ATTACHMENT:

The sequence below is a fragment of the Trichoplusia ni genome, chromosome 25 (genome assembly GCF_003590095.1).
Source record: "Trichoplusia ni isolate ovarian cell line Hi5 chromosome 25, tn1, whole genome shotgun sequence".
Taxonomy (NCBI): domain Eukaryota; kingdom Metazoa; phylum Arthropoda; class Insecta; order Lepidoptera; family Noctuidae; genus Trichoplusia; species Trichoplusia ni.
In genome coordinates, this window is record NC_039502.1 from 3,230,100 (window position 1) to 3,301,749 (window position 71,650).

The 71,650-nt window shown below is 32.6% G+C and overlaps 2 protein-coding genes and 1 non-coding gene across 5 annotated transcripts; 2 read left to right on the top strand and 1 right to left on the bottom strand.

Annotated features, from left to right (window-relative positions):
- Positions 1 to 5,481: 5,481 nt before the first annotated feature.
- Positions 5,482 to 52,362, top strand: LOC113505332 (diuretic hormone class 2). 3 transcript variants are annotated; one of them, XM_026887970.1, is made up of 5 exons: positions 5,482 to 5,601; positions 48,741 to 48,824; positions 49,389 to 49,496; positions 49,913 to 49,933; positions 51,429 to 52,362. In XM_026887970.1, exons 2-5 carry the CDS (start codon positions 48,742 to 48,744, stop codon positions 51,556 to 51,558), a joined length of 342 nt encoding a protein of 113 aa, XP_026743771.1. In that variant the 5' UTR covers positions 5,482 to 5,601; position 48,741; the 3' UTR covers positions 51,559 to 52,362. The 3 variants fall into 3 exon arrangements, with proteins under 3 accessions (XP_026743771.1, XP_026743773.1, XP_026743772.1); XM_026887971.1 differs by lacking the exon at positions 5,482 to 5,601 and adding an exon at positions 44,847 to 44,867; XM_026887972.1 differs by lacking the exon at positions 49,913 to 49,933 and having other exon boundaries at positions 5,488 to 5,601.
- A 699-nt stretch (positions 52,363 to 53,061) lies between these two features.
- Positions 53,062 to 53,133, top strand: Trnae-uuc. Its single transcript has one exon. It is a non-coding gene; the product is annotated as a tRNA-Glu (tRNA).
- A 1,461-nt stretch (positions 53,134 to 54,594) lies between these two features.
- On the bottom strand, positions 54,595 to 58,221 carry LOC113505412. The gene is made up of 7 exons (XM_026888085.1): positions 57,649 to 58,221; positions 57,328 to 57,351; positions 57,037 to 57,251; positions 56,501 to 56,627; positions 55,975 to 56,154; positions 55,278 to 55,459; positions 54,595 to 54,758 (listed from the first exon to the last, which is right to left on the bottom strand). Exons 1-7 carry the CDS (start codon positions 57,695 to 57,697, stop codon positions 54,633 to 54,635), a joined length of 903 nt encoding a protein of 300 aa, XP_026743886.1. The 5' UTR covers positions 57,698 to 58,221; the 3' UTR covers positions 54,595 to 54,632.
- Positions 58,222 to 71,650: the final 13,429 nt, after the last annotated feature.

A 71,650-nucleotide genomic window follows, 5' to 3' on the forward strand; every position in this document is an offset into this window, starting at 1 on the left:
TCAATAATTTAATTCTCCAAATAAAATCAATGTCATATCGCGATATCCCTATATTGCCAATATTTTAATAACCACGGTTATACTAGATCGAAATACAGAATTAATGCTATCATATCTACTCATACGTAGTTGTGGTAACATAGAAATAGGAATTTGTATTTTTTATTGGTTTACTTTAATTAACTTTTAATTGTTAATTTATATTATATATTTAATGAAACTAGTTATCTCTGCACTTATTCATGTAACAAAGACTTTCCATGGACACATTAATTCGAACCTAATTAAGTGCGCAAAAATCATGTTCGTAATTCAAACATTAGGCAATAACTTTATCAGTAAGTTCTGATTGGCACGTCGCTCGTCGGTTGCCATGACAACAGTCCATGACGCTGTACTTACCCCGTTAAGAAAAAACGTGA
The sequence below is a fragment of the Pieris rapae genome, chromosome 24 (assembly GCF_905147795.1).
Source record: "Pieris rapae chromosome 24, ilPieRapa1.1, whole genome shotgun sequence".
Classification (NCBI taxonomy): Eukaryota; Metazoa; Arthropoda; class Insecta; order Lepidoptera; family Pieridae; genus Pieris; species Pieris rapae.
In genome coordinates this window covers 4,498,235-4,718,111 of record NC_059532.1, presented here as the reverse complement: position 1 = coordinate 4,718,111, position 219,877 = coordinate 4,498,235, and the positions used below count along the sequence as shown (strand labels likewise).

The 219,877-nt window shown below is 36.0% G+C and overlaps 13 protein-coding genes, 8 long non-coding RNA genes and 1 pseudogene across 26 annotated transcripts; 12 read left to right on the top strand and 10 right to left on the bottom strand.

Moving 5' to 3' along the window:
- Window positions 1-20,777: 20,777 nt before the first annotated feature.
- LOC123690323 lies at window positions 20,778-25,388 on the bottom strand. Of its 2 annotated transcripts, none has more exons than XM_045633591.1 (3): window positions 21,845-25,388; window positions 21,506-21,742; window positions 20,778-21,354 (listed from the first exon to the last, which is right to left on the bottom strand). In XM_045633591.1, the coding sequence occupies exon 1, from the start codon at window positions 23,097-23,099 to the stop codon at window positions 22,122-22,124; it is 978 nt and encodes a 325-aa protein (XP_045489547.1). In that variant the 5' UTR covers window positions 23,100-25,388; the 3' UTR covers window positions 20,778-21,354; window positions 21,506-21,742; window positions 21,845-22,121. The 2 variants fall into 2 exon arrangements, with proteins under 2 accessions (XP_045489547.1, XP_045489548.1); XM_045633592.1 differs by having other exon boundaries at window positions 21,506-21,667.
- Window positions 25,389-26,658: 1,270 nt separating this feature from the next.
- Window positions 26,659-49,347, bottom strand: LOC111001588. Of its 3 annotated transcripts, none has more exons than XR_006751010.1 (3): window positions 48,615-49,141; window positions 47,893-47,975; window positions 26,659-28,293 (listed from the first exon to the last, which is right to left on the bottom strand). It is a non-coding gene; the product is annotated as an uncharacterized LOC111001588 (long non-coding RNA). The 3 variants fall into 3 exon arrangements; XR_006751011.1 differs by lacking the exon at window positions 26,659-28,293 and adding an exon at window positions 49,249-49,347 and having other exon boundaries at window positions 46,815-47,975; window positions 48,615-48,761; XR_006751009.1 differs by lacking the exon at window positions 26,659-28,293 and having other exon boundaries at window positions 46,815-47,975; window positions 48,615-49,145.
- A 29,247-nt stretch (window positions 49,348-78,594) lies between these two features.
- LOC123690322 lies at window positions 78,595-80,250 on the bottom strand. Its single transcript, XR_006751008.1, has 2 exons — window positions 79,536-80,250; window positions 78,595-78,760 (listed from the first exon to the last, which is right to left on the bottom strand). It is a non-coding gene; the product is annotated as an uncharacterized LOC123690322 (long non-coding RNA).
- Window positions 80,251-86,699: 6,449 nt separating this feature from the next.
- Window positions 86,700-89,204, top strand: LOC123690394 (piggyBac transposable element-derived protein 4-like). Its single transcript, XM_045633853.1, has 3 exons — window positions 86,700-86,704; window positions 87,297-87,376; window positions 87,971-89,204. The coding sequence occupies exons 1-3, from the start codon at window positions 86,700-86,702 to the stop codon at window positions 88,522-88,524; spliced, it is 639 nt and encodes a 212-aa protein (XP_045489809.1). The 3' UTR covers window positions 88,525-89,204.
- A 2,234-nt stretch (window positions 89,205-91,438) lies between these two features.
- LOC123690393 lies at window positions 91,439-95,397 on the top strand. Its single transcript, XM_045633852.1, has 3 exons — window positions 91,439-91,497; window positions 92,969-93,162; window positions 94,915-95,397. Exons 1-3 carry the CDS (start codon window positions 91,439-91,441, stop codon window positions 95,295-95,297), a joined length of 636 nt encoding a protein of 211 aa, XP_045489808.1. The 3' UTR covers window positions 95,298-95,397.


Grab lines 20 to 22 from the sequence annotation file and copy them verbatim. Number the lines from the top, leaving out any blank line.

The 219,877-nt window shown below is 36.0% G+C and overlaps 13 protein-coding genes, 8 long non-coding RNA genes and 1 pseudogene across 26 annotated transcripts; 12 read left to right on the top strand and 10 right to left on the bottom strand.

Moving 5' to 3' along the window:
- Window positions 1-20,777: 20,777 nt before the first annotated feature.